We used an in-house Perl script to split the 793 codons into 5 groups: those associated with the first, second, or third codon; those contained in overlapping coding regions; and those found in intergenic regions. We also used the in-house Perl script to determine whether the SNPs were synonymous or nonsynonymous. We then exported the partitioned SNPs into BEAUti to create an XML file for BEAST 1.8.3 (30).
To allow for variation in base substitution among codon positions, we used separate Hasegawa Kishino Yano models to estimate the 5 SNP groups (31); to allow for and estimate changes in the effective population size, we used the Gaussian Markov random field Bayesian skyride model (32); to allow for variation in mutation rates among lineages, we used an uncorrelated relaxed molecular clock (33), which was calibrated by the tip dates. We ran the XML file in BEAST for 40 million steps a total of 3 times with different starting seeds before using LogCombiner (http://beast.bio.ed.ac.uk/LogCombiner) to combine the runs with a 10% burn-in. To visualize the results and the relative change in effective population size, we used Tracer version 1.6 (34).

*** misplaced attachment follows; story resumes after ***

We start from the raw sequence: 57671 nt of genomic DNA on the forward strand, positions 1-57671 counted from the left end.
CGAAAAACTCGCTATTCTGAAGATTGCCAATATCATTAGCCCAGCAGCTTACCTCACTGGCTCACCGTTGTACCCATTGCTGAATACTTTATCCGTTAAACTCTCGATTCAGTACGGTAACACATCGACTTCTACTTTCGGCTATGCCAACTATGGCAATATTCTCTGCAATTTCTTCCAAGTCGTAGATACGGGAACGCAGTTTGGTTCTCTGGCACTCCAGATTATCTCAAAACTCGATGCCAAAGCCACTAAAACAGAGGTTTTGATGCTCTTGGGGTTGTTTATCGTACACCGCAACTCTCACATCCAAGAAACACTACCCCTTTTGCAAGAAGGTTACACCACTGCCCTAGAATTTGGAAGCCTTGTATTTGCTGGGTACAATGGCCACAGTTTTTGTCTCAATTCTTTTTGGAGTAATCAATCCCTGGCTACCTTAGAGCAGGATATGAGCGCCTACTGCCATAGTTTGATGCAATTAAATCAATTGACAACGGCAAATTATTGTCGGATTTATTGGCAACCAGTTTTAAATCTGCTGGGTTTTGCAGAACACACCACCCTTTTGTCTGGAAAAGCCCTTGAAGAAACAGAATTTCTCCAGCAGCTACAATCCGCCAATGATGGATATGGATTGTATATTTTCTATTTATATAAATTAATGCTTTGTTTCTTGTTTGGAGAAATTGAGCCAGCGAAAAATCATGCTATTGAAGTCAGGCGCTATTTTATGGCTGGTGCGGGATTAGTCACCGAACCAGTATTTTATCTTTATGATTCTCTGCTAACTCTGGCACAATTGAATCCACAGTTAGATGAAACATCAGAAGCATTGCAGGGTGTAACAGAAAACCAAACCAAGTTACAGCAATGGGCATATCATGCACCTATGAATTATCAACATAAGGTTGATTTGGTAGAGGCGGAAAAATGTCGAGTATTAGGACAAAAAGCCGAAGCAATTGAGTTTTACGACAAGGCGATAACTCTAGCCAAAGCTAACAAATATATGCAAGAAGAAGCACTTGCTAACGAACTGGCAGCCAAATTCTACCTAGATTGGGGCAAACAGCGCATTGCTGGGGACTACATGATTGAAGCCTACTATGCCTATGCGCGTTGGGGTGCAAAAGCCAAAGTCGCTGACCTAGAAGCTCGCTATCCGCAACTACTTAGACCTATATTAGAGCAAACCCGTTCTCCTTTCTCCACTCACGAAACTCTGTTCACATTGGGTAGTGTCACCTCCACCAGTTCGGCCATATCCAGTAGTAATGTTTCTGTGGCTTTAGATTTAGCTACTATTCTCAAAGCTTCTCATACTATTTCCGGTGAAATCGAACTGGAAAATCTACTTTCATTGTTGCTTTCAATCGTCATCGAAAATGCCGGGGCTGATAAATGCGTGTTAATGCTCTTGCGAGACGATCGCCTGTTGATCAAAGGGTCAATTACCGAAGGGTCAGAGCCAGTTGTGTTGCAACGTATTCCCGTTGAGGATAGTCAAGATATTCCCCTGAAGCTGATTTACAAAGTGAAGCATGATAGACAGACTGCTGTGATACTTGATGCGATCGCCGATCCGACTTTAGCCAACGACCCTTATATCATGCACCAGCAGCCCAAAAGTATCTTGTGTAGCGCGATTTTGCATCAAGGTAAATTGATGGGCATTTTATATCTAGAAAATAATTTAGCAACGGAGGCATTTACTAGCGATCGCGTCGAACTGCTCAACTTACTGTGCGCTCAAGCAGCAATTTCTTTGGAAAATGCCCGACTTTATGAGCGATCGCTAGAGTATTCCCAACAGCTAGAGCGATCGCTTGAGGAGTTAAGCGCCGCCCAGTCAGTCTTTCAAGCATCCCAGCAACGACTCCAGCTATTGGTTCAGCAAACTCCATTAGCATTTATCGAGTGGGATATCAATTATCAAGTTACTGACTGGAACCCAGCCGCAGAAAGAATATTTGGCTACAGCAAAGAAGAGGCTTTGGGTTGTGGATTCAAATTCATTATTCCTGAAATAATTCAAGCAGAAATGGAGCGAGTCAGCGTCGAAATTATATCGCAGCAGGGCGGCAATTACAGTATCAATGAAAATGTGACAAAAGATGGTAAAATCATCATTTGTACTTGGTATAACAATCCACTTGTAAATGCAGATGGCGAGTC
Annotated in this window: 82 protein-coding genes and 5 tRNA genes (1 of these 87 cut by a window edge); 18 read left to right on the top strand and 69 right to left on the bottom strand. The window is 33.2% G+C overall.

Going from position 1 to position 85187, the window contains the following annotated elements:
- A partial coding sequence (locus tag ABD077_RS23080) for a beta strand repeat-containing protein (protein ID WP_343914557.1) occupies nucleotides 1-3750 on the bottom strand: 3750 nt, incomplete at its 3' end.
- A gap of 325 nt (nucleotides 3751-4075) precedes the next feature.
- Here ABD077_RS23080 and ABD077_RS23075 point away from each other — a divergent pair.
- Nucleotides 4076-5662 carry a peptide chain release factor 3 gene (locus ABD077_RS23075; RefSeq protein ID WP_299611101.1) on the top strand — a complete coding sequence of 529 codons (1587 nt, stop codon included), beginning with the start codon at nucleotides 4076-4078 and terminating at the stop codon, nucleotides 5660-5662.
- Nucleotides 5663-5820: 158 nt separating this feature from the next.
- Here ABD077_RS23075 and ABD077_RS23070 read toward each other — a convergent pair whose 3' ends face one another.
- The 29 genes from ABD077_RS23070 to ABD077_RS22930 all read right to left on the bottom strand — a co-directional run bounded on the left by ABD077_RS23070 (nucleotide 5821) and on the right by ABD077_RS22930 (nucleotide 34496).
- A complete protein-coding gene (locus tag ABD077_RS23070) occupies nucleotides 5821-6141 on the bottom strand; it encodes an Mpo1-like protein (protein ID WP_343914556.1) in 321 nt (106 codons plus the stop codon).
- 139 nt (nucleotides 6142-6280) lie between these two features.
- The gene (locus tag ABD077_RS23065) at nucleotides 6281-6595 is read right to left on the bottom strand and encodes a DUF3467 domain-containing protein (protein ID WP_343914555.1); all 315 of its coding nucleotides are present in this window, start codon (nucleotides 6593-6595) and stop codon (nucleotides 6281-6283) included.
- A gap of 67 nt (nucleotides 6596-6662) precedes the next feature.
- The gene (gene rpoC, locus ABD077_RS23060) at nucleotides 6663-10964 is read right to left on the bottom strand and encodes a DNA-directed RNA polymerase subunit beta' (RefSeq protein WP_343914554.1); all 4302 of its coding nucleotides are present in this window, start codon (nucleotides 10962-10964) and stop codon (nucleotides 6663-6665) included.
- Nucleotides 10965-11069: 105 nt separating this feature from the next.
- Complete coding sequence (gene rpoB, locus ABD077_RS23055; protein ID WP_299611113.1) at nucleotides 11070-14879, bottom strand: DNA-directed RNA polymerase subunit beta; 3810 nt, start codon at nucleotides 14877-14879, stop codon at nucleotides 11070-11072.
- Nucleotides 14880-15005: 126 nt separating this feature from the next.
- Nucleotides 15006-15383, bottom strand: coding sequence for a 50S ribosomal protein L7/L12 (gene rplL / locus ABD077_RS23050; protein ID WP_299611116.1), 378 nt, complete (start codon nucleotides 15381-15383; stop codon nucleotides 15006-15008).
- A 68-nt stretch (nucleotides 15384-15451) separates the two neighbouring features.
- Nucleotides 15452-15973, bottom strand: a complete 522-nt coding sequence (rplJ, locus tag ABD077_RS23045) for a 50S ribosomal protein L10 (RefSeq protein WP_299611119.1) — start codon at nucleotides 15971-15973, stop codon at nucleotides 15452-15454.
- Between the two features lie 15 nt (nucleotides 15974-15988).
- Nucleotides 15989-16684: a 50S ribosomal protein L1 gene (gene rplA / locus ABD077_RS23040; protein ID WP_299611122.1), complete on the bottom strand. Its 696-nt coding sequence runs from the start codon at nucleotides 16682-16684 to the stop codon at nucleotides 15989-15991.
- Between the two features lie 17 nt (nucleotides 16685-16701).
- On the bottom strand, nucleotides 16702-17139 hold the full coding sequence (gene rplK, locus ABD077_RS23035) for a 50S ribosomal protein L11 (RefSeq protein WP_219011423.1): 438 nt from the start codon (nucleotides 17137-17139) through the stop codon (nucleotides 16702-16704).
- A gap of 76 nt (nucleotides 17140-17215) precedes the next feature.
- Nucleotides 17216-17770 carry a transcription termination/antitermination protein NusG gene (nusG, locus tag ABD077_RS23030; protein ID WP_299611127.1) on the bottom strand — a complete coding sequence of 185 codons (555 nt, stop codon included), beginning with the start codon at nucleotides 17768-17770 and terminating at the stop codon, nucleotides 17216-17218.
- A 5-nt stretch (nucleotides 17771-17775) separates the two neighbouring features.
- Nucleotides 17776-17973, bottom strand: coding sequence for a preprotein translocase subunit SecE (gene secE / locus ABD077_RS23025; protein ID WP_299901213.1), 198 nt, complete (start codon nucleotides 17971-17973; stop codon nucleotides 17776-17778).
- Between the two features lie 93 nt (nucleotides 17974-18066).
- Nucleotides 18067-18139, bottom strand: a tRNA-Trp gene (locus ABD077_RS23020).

To determine the mutation rate for the DT160 genome, we multiplied the mutation rate estimated by BEAST by the number of analyzed core SNPs (793 bp) and then divided the product by the mean genome size of the analyzed isolates (4,884,485 bp). We used the discrete phylogeographic model (35) to predict ancestral migrations between host groups over the course of the outbreak.
Protein Coding Gene Analysis